Let $A$ be a symmetric square matrix with entries in $\mathbb{Z}/p\mathbb{Z}$ for a prime $p$ such that all of its diagonal entries are nonzero. Does there exists always a vector $x$ with all coordinates nonzero in the image of $A$? (this is true for $p=2$, but I don't know the answer for other values of $p$)

7$\begingroup$ I suppose you mean "with all coordinates nonzero"? $\endgroup$– Geoff RobinsonAug 7 '18 at 16:13

$\begingroup$ @GeoffRobinson Yes, I edited the question. $\endgroup$– MostafaAug 7 '18 at 19:34
This is false. Let $c$ be a quadratic nonresidue modulo $p$. Our matrix will be $(p^21) \times (p^21)$, with rows and colums indexed by pairs $(x,y) \in \mathbb{F}_p^2 \setminus \{ (0,0) \}$.
Our matrix is defined by $$A_{(x_1,y_1) \ (x_2, y_2)} = x_1 x_2  c y_1 y_2.$$ This is obviously symmetric. Since $c$ is a nonresidue, we have $x^2cy^2 \neq 0$ for $(x,y) \in \mathbb{F}_p^2 \setminus \{ (0,0) \}$, so the diagonal entries are nonzero.
Each column of this matrix is a linear function of $(x,y)$. So every vector in the image of this matrix is a linear function $\mathbb{F}_p^2 \setminus \{ (0,0) \} \longrightarrow \mathbb{F}_p$ and, hence, takes the value $0$ somewhere.
We could make a smaller $(p+1) \times (p+1)$ example by just taking one point $(x,y)$ on each line through $0$ in $\mathbb{F}_p^2$.
Moreover, I claim that $(p+1) \times (p+1)$ is optimal. In other words, if $A$ is an $n \times n$ matrix with $n \leq p$ and nonzero entries on the diagonal, then some vector in the image of $A$ has all coordinates nonzero. Interestingly, I don't need the symmetry hypothesis.
Let $W$ be the image of $A$. Note that $W$ is not contained in any of the coordinate hyperplanes.
Let $\vec{u}= (u_1,\ u_2, \ \ldots,\ u_n)$, among all elements of $W$, have the fewest $0$ entries. Suppose for the sake of contradiction that some $u_i$ is $0$. Then there is some other $\vec{v}$ in $W$ with $v_i \neq 0$. Consider the points $(u_j : v_j)$ in $\mathbb{P}^1(\mathbb{F}_p)$ as $j$ ranges over all indices where $(u_j, v_j) \neq (0,0)$. There are fewer then $p+1$ such $j$, so some point of $\mathbb{P}^1(\mathbb{F}_p)$ is not hit, call it $(a:b)$. Then $b \vec{u} + a \vec{v}$ is in $W$ and has fewer nonzero entries than $\vec{u}$, a contradiction.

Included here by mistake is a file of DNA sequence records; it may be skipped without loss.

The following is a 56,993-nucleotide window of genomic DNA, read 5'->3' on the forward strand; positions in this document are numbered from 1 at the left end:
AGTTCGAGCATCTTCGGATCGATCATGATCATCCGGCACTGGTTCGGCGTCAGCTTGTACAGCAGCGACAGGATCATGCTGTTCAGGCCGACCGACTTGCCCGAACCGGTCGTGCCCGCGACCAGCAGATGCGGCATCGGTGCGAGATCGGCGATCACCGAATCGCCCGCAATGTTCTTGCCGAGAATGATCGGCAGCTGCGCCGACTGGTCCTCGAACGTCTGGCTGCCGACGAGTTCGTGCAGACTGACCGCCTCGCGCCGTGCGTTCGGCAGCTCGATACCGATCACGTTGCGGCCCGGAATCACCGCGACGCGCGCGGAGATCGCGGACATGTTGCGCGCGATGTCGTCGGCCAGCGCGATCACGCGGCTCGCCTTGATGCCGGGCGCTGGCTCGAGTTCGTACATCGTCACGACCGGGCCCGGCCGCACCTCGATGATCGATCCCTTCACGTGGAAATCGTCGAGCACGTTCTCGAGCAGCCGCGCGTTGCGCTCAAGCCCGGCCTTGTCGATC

$\begingroup$ This is a beautiful answer, and especially great because it works for any $p > 2$. $\endgroup$ Aug 7 '18 at 17:22

$\begingroup$ It makes me curious whether there are counterexample matrices of size $\leq p$, though. $\endgroup$ Aug 7 '18 at 18:25

1$\begingroup$ I am getting the impression that a Combinatorial Nullstellensatz / ChevalleyWarning argument could work here; any ideas? $\endgroup$ Aug 7 '18 at 19:11

1$\begingroup$ Ah, it's easier than that. Assume that no row of $A$ is $0$. (This is weaker than assuming that no diagonal entry of $A$ is $0$.) Consider the homogeneous polynomial $P = \prod\limits_{i=1}^n \left(\sum\limits_{j=1}^n a_{i,j} X_j\right) \in \mathbb{F}_p\left[X_1, X_2, \ldots, X_n\right]$. Then, $P \neq 0$. But the degree $\deg P = n \leq p$ of $P$ is small enough that homogeneous polynomials still behave like polynomial functions in this degree (indeed, they do it all the way until degree $p+1$); thus, $P \neq 0$ as a polynomial function too. In other words, there exists ... $\endgroup$ Aug 7 '18 at 19:21

2$\begingroup$ The second part also follows by simply counting: the condition that $(Ax)_j\not= 0$ rules out $p^{n1}$ vectors, so after considering all conditions, we have at least $p^nnp^{n1}$ vectors left, which is $\ge 0$ if $n\le p$ (and of course there's overlap, so $n=p$ is fine too). $\endgroup$ Aug 9 '18 at 15:09